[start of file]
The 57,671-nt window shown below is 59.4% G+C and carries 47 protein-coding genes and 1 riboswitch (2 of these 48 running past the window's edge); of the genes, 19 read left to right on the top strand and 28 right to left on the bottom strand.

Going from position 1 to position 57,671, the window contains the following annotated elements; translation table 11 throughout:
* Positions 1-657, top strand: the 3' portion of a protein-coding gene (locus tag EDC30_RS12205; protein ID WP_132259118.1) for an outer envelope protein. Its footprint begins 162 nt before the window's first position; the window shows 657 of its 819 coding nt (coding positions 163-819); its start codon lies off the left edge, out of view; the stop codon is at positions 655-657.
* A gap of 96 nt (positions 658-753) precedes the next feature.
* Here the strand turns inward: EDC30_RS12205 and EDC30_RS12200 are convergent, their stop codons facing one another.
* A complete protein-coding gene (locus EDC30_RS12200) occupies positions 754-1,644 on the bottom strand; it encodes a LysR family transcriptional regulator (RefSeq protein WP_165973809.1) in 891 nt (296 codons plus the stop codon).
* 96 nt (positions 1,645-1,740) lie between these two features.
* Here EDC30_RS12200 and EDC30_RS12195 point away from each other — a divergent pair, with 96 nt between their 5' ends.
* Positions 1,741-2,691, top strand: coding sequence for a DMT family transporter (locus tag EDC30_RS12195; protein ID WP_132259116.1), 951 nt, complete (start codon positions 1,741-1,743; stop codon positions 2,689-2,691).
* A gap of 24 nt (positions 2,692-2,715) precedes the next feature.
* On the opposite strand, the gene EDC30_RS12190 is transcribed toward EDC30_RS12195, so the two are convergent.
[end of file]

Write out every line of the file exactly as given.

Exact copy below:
The 57,671-nt window shown below is 59.4% G+C and carries 47 protein-coding genes and 1 riboswitch (2 of these 48 running past the window's edge); of the genes, 19 read left to right on the top strand and 28 right to left on the bottom strand.

Going from position 1 to position 57,671, the window contains the following annotated elements; translation table 11 throughout:
* Positions 1-657, top strand: the 3' portion of a protein-coding gene (locus tag EDC30_RS12205; protein ID WP_132259118.1) for an outer envelope protein. Its footprint begins 162 nt before the window's first position; the window shows 657 of its 819 coding nt (coding positions 163-819); its start codon lies off the left edge, out of view; the stop codon is at positions 655-657.
* A gap of 96 nt (positions 658-753) precedes the next feature.
* Here the strand turns inward: EDC30_RS12205 and EDC30_RS12200 are convergent, their stop codons facing one another.
* A complete protein-coding gene (locus EDC30_RS12200) occupies positions 754-1,644 on the bottom strand; it encodes a LysR family transcriptional regulator (RefSeq protein WP_165973809.1) in 891 nt (296 codons plus the stop codon).
* 96 nt (positions 1,645-1,740) lie between these two features.
* Here EDC30_RS12200 and EDC30_RS12195 point away from each other — a divergent pair, with 96 nt between their 5' ends.
* Positions 1,741-2,691, top strand: coding sequence for a DMT family transporter (locus tag EDC30_RS12195; protein ID WP_132259116.1), 951 nt, complete (start codon positions 1,741-1,743; stop codon positions 2,689-2,691).
* A gap of 24 nt (positions 2,692-2,715) precedes the next feature.
* On the opposite strand, the gene EDC30_RS12190 is transcribed toward EDC30_RS12195, so the two are convergent.